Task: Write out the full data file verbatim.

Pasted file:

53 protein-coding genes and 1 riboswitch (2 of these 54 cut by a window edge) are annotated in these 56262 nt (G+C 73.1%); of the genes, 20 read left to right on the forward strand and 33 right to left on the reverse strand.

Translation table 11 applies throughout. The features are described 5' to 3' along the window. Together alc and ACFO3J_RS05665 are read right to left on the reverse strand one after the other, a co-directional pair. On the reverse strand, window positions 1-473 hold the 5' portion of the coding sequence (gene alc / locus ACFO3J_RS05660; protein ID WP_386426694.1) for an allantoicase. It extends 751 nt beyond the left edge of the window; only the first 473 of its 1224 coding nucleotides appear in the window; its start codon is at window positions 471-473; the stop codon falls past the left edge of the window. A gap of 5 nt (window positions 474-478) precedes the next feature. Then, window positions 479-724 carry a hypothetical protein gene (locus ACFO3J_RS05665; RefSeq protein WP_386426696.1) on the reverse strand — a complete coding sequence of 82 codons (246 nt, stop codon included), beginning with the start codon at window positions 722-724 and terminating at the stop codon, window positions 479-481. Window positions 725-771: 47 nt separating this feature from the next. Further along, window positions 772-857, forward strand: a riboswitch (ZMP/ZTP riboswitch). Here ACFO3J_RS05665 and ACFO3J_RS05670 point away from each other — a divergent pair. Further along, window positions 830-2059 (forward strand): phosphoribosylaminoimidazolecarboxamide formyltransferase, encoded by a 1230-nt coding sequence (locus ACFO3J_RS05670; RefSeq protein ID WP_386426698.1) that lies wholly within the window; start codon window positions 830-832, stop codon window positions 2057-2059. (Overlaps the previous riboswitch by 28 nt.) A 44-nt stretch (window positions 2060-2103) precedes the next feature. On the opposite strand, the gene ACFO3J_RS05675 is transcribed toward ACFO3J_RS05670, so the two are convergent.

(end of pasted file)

53 protein-coding genes and 1 riboswitch (2 of these 54 cut by a window edge) are annotated in these 56262 nt (G+C 73.1%); of the genes, 20 read left to right on the forward strand and 33 right to left on the reverse strand.

Translation table 11 applies throughout. The features are described 5' to 3' along the window. Together alc and ACFO3J_RS05665 are read right to left on the reverse strand one after the other, a co-directional pair. On the reverse strand, window positions 1-473 hold the 5' portion of the coding sequence (gene alc / locus ACFO3J_RS05660; protein ID WP_386426694.1) for an allantoicase. It extends 751 nt beyond the left edge of the window; only the first 473 of its 1224 coding nucleotides appear in the window; its start codon is at window positions 471-473; the stop codon falls past the left edge of the window. A gap of 5 nt (window positions 474-478) precedes the next feature. Then, window positions 479-724 carry a hypothetical protein gene (locus ACFO3J_RS05665; RefSeq protein WP_386426696.1) on the reverse strand — a complete coding sequence of 82 codons (246 nt, stop codon included), beginning with the start codon at window positions 722-724 and terminating at the stop codon, window positions 479-481. Window positions 725-771: 47 nt separating this feature from the next. Further along, window positions 772-857, forward strand: a riboswitch (ZMP/ZTP riboswitch). Here ACFO3J_RS05665 and ACFO3J_RS05670 point away from each other — a divergent pair. Further along, window positions 830-2059 (forward strand): phosphoribosylaminoimidazolecarboxamide formyltransferase, encoded by a 1230-nt coding sequence (locus ACFO3J_RS05670; RefSeq protein ID WP_386426698.1) that lies wholly within the window; start codon window positions 830-832, stop codon window positions 2057-2059. (Overlaps the previous riboswitch by 28 nt.) A 44-nt stretch (window positions 2060-2103) precedes the next feature. On the opposite strand, the gene ACFO3J_RS05675 is transcribed toward ACFO3J_RS05670, so the two are convergent.